2,000th Death Marked by Silence and a Vow

Protester Cindy Sheehan bows in silence in front of the White House, where she began a Lafayette Park vigil. Her son Casey, a soldier, was killed in Iraq.
Protester Cindy Sheehan bows in silence in front of the White House, where she began a Lafayette Park vigil. Her son Casey, a soldier, was killed in Iraq. (By Michael Williamson -- The Washington Post)
By Michael A. Fletcher
Washington Post Staff Writer
Wednesday, October 26, 2005

Washington marked the 2,000th American fatality of the Iraq war with a moment of silence in the Senate, the reading of the names of the fallen from the House floor, new protests and a solemn vow from President Bush not to "rest or tire until the war on terror is won."

In a speech delivered just hours before the Pentagon announced the death of Staff Sgt. George Alexander Jr., Bush's voice cracked as he acknowledged those who have died in the war. "Each loss of life is heartbreaking" he said. "And the best way to honor the sacrifice of our fallen troops is to complete the mission and lay the foundation of peace by spreading freedom."

Despite the mounting death toll and the growing public dissatisfaction with the war, Bush said that the United States is making steady progress by killing enemy fighters, training Iraqi troops and guiding Iraq toward democracy. He cautioned that ultimate victory in Iraq -- which he called the central front in the global war on terrorism -- will come only with patience, determination and continued sacrifice.

"This war will require more sacrifice, more time and more resolve," he said in a speech hosted by military spouses at Bolling Air Force Base. "No one should underestimate the difficulties ahead, nor should they overlook the advantages we bring to this fight."

On Capitol Hill, the 2,000th death became an occasion for touching remembrances of the fallen, even as it sparked a fresh round of debate about Bush's handling of the war. "Our soldiers in Iraq need more than happy talk of progress from the president," Sen. Edward M. Kennedy (D-Mass.) said in remarks on the floor of the Senate.

"These brave men and women in uniform sacrificed their lives for the cause of freedom and for the security of their fellow Americans," said Senate Majority Leader Bill Frist (R-Tenn.).

The tragic milestone in Iraq came as the Bush administration is reeling from a series of political problems, perhaps none greater than the war. Bush enjoyed substantial public support when he began the war in March 2003 with the rationale of ousting a brutal dictator with possible terrorist ties who threatened the United States with weapons of mass destruction. But since then, no caches of biological, chemical or nuclear weapons have been found, and any links between former Iraqi leader Saddam Hussein and the terrorist groups that threaten the United States have proved tenuous, at best.

Subsequently, Bush has emphasized the importance of confronting terrorists in Iraq, while planting the flag of democracy in the heart of the Middle East.

As the rationale for the war has shifted and the death toll risen, public support for it has waned. A Washington Post-ABC News poll last month found that only 38 percent of Americans approved of Bush's handling of the war, down from 47 percent a year earlier. The war's growing unpopularity is dragging down Bush's overall job approval rating, which stood at 42 percent in the most recent Washington Post poll -- and was even lower in subsequent surveys by other news organizations.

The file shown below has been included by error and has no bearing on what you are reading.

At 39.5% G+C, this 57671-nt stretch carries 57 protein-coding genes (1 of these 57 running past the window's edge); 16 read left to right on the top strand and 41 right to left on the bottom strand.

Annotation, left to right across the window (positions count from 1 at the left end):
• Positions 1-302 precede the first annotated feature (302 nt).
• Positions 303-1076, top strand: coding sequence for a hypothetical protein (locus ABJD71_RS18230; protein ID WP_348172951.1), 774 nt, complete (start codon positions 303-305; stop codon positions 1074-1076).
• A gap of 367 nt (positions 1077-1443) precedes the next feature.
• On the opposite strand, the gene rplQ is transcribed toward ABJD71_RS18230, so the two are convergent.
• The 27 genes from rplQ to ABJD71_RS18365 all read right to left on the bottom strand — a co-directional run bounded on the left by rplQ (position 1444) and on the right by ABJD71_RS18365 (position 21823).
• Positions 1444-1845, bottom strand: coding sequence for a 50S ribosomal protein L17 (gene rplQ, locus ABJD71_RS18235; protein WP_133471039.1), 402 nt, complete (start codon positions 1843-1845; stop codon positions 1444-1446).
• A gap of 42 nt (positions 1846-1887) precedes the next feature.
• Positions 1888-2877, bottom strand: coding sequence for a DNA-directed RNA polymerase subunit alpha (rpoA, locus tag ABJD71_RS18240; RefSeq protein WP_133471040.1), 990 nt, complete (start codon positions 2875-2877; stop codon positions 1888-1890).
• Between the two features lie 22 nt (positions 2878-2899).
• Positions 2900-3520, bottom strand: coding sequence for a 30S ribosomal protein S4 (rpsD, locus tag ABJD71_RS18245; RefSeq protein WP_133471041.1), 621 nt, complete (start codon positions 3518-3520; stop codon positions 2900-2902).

As Bush spoke, Cindy Sheehan, whose son Casey was killed in Iraq, began a vigil in Lafayette Park, across the street from the White House. Her roadside demonstration near Bush's Texas ranch this summer helped ignite a nascent antiwar movement. The liberal advocacy group MoveOn.org announced plans for television ads honoring the U.S. soldiers killed and the 15,000 others wounded in the war. The campaign is to be accompanied by thousands of planned vigils across the country this evening, which will feature protesters with signs saying "How many more?" and "Support our troops, bring them home."

In his remarks yesterday, Bush said those calling for a U.S. withdrawal from Iraq are laboring under "a dangerous illusion, refuted by a simple question: Would the United States and other free nations be more safe, or less safe, with [insurgency leader Abu Musab] Zarqawi and [al Qaeda leader Osama] bin Laden in control of Iraq, its people, and its resources?"

On Capitol Hill, after the Senate observed a moment of silence in honor of the fallen soldiers, senators delivered floor speeches, with many Democrats challenging Bush's war strategy.

"America cannot stand by as we drift into an open-ended, long-term commitment in Iraq," said Sen. Richard J. Durbin (D-Ill.). "We owe these fallen soldiers and all who serve a clear strategy of accountability."

In the House last night, members read the names of the fallen soldiers into the Congressional Record. "We invoke the sacrifices of our fallen heroes in the abstract, but we seldom take time to thank them individually," said Rep. Rahm Emanuel (D-Ill.).

While the 2,000th death caused a flurry of activity across Washington, a military spokesman in Baghdad circulated an e-mail in which he called the occasion "an artificial mark on the wall."

"The 2,000th soldier, sailor, airman or Marine that is killed in action is just as important as the first that died and will be just as important as the last to die in this war against terrorism," said Army Lt. Col. Steven A. Boylan.

Staff writers Josh White and Charles Babington contributed to this report.

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